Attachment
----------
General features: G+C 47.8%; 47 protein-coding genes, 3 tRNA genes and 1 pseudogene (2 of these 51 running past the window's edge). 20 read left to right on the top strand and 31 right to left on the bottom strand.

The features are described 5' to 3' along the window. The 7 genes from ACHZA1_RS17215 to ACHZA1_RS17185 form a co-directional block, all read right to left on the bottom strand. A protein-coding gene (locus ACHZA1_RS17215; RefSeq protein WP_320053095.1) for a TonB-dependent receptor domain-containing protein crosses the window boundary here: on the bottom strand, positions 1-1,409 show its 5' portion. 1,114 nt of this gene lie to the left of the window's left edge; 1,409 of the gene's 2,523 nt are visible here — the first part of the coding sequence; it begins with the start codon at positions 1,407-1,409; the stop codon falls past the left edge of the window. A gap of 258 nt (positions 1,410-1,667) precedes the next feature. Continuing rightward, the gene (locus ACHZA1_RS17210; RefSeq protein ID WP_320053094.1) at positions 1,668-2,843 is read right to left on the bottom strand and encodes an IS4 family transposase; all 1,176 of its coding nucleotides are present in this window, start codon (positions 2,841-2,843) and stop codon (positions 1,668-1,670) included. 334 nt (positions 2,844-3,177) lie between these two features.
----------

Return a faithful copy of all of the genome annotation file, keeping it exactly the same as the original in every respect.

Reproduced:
General features: G+C 47.8%; 47 protein-coding genes, 3 tRNA genes and 1 pseudogene (2 of these 51 running past the window's edge). 20 read left to right on the top strand and 31 right to left on the bottom strand.

The features are described 5' to 3' along the window. The 7 genes from ACHZA1_RS17215 to ACHZA1_RS17185 form a co-directional block, all read right to left on the bottom strand. A protein-coding gene (locus ACHZA1_RS17215; RefSeq protein WP_320053095.1) for a TonB-dependent receptor domain-containing protein crosses the window boundary here: on the bottom strand, positions 1-1,409 show its 5' portion. 1,114 nt of this gene lie to the left of the window's left edge; 1,409 of the gene's 2,523 nt are visible here — the first part of the coding sequence; it begins with the start codon at positions 1,407-1,409; the stop codon falls past the left edge of the window. A gap of 258 nt (positions 1,410-1,667) precedes the next feature. Continuing rightward, the gene (locus ACHZA1_RS17210; RefSeq protein ID WP_320053094.1) at positions 1,668-2,843 is read right to left on the bottom strand and encodes an IS4 family transposase; all 1,176 of its coding nucleotides are present in this window, start codon (positions 2,841-2,843) and stop codon (positions 1,668-1,670) included. 334 nt (positions 2,844-3,177) lie between these two features.